Four 20-somethings – two men and two women – arrive at a house in the country with a plan to create a new community, where they will shut themselves off from the outside world. There are a few rules, such as that a couple – a different combination each time – will be locked into the master bedroom every night and not allowed out until the morning. They all also gather each evening to play games, talk and watch performances. They have no external contact, don’t pay attention to the news and try to create something carefree and almost childlike.
The bonds between the quartet start to deepen as they share each other’s lives, which includes various combinations of sexual sharing, initially between boy-girl couplings before becoming more bisexual and polyamorous. However, when someone from one of their pasts comes to visit, it threatens to disrupt their carefully created world.
Hide & Seek won The Michael Powell Award for Best British Feature Film at the Edinburgh International Film Festival, but many people will wonder why. It’s all rather preciously middle-class, and so determined to defy audience expectations that it doesn’t care whether it makes all that much sense. It knows the viewer is likely to be waiting for the four people’s idyll to come crashing down, but instead wants to challenge them with suggestions that just because something doesn’t fit with typical societal expectations doesn’t mean it’s inherently unstable.
However, to do that it ignores all sorts of major questions, some of which are purely practical – such as if they aren’t leaving their mini-commune, where’s the food coming from? Others are more personal, but we learn so little about these people it’s difficult to understand what brought them to the house, exactly what they’re getting out of it and what actually bonds them together. It’s a shame, as it could have been a fascinating look into a unique world in microcosm – people escaping the pressures of society and in some ways trying to regress to how they were as children, but instead most of the time it feels like nothing is happening pretty slowly.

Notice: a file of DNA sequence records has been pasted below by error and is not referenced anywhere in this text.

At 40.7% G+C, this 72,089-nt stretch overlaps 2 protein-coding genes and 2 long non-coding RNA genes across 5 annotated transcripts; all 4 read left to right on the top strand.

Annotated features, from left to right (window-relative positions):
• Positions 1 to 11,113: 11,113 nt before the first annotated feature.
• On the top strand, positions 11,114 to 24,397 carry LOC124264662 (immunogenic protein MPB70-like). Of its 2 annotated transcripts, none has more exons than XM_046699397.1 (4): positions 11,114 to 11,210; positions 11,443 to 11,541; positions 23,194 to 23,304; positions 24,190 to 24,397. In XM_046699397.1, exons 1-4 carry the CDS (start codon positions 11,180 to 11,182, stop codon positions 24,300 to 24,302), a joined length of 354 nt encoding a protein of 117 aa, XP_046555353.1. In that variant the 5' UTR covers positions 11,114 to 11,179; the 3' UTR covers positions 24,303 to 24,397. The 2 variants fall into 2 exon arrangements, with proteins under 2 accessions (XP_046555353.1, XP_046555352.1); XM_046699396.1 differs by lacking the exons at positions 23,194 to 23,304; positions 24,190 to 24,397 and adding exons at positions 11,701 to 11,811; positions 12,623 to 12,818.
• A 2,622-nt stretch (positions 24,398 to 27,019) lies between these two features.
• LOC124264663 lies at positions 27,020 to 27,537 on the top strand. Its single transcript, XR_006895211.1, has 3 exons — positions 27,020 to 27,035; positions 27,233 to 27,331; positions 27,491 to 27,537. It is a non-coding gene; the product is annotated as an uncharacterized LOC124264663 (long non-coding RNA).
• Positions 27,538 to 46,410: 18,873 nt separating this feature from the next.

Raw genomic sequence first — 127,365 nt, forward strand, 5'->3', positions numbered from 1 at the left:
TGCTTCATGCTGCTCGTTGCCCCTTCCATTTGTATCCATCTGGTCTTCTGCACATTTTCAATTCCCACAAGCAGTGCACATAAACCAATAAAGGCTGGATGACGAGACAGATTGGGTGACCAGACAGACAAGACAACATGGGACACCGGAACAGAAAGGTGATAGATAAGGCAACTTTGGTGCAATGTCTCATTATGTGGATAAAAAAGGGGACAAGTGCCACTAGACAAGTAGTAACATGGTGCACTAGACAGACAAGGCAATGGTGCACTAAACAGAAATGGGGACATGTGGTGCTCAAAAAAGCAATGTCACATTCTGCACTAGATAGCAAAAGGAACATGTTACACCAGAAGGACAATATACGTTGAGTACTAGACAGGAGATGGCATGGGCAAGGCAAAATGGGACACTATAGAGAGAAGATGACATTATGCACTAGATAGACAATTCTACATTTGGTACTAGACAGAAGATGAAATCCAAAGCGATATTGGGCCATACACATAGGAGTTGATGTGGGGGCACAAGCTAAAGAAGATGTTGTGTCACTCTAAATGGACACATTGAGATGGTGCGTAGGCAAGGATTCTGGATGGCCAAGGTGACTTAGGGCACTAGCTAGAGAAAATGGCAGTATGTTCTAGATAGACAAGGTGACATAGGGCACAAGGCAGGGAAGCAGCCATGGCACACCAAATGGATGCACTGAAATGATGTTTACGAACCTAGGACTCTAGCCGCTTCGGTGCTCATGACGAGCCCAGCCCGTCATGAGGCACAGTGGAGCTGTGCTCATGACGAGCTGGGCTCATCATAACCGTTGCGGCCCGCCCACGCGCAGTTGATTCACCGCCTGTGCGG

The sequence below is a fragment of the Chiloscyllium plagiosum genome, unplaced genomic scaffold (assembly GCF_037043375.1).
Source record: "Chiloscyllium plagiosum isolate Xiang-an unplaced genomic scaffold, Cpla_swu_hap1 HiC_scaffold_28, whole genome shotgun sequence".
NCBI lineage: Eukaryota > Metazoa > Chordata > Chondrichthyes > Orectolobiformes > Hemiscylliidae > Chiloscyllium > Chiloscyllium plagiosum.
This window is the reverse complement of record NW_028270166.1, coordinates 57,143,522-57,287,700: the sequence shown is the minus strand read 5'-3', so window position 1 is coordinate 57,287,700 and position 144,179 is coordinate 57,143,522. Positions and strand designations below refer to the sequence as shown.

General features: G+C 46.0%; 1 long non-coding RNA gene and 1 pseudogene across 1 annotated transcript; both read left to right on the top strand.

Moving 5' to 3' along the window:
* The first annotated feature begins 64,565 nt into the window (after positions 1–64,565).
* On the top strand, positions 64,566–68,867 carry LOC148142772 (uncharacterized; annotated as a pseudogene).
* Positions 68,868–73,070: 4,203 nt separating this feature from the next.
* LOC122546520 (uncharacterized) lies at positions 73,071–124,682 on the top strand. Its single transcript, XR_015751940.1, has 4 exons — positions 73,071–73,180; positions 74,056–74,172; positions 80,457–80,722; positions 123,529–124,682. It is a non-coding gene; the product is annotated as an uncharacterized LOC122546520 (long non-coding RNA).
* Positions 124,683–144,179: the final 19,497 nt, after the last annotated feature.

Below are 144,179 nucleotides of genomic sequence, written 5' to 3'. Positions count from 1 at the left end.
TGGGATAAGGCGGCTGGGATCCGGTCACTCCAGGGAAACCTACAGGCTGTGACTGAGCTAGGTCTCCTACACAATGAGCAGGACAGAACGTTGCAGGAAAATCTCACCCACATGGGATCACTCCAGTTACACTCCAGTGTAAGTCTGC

Things pick up when the interloper arrives in their midst, who really doesn’t understand what they’re doing or what they’re hoping to achieve. Again though, what was a perfect opportunity to help deepen the viewer’s understanding of their community, and get us to really question whether they’re building something worthwhile or just becoming a bunch of weirdos with their heads in the sand, fails to really take us very far.
There’s also a fair amount of explicit sex – including two scenes featuring erections and real masturbation – but it doesn’t feel like they’re adding too much. Even when the two guys and two girls start getting it together, or indeed they all end up in bed together, it doesn’t feel like we’re getting beyond relatively obvious ideas about the changing shape of their connection. It seems oddly pleased with itself when the guys get it together though, as if it’s being transgressive in showing two ‘straight’ guys throwing off the societal shackles and expressing their feelings for one another. However, there’s been so little context, beyond the fact they didn’t have sex the first night they shared a bed, that it’s tough to know whether they’ve pushed their boundaries at all. For all we know they could have known they were bi/pansexual before and just needed the right moment to get physical.
It’s also noticeable that the same sex combinations – particularly the men – are more chaste than the heterosexual couplings, which makes the whole thing feel more coy and tokenistic than boundary pushing. Even when they all end up in bed together and there is a lot of flesh on display, supposedly showing full-on polyamory, it’s still kept oddly heterosexual, with the fact there are two males and two female involved almost incidental. It results with it feeling oddly pleased with itself for including the idea, while actually being more staid and traditional than it thinks it is.
Ultimately though it’s perhaps most undermined by how middle-class it is and how far it goes to ignore that. It’s all very well and good for these people to go off and create a commune in a posh house in the countryside, where they’re obviously all financially comfortable enough to do that, but for most people it wouldn’t be that simple. Without any context it ends up making them seem decadent, facile, privileged and rather entitled.
The film is an interesting experiment and hints towards a movie that could have been genuinely challenging and interesting. However, in its avowed determination not to be like other films and not have characters who display typical motivations, desires and arcs, it ends up not seeming to be about all that much at all. Indeed, most viewers will just find it extremely boring.
Overall Verdict: Despite having the potential to be extremely interesting and challenging, it’s determination to defy expectations and an inability to get under the surface of its characters and their situation results in something surprisingly dull.
Reviewer: Tim Isaac